From Props to Jets

The Douglas DC-9 transformed airline travel in the U.S.

March 03, 2015 in Commercial

The DC-9 made its first flight in February 1965 and entered service just 10 months later.


The sleek, twin-engine jet, trimmed in red, white and blue, was ready for takeoff at the Long Beach airport in California, idling on the main runway, when Rene Francillon drove up for work on Feb. 25, 1965, and had to wait. The Douglas Aircraft Co. employee couldn’t pass through the gate and reach his office near the runway until the airplane was airborne.

Realizing he was about to witness history — the first flight of the Douglas DC-9 — Francillon did what any serious aviation enthusiast would have considered: He climbed out of his car and watched.

“It was exciting,” recalled Francillon, who worked as a cost analyst. “We all felt it was going to be a success. We all thought it would do well. It was a beautiful airplane.”

Francillon watched as the new jetliner, with pilot George Jansen, co-pilot Paul Patten and flight-test engineer Duncan Walker aboard, lifted off the runway and headed out over the Pacific Ocean until it disappeared from view, eventually landing more than 100 miles (160 kilometers) away at Edwards Air Force Base, Calif.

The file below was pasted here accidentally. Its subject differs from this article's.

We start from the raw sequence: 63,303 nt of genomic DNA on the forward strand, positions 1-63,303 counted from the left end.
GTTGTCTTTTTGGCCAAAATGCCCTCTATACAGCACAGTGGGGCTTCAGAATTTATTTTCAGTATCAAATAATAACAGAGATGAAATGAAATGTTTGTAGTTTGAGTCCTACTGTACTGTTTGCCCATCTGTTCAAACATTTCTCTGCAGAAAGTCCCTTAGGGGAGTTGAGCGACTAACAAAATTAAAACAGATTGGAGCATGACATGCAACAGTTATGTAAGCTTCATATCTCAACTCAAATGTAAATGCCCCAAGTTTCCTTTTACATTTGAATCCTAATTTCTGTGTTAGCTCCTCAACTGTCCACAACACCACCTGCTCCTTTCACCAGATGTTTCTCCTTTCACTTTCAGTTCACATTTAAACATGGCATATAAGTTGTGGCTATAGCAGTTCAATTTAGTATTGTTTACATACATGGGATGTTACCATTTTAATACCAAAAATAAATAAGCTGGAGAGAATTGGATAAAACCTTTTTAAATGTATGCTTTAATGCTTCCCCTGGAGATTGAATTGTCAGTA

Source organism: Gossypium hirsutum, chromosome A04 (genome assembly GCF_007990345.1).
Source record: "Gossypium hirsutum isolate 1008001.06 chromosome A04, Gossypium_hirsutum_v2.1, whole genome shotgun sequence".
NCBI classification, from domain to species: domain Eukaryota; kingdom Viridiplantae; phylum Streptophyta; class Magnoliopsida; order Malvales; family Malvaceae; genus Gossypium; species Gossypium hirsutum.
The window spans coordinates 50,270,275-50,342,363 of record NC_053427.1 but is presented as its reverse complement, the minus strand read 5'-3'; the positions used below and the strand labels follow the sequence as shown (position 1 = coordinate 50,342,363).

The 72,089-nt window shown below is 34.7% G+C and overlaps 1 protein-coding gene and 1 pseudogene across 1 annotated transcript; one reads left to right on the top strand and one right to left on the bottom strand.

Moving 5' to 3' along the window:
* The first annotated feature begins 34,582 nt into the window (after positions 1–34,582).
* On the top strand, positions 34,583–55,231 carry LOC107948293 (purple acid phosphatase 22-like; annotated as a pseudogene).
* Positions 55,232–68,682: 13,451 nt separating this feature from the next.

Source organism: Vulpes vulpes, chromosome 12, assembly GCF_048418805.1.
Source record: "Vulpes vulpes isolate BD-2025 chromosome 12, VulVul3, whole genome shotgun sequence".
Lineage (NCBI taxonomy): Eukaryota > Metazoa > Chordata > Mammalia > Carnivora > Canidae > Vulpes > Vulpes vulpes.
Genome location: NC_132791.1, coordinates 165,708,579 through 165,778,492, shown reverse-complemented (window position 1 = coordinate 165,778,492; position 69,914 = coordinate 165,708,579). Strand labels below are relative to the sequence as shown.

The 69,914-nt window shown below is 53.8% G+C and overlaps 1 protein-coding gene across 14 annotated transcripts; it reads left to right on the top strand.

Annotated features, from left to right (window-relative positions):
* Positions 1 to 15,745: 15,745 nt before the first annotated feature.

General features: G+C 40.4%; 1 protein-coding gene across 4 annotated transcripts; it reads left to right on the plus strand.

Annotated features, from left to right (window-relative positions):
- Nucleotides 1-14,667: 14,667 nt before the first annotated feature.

February marks the 50th anniversary of that milestone at Boeing heritage company Douglas. The distinctive T-tail, narrow-body twinjet would change the way much of America, and elsewhere in the world, traveled by air. Initially designed to hold 90 passengers, the DC-9 introduced jet service — and the jet-smooth ride — to small and intermediate cities that previously relied on propeller-driven piston- and turboprop-powered planes and had shorter runways. Designed to operate from 98 percent of the nation’s primary airports, the DC-9 could fly up to 1,500 miles (2,400 kilometers) without refueling, but typically was used on routes of 500 miles (800 kilometers) or less.

Originally conceived with four engines, the DC-9 was built with two attached to the rear fuselage rather than on its wings. That was one fewer than the three that powered Boeing’s larger 727, which had already entered commercial service. Airlines still weren’t exactly sure what to think about the hybrid Douglas jet. At the time of the Long Beach first flight, the company had orders for just 61 DC-9s.

The DC-9, however, just needed time to introduce itself. Over the next 10 months, 183 jets were purchased. It beat Boeing’s competitor, the two-engine 737, to factory rollout by about two years, and would go on to become the most successful Douglas transport since the DC-3.

Read more in the February 2015 issue of Frontiers.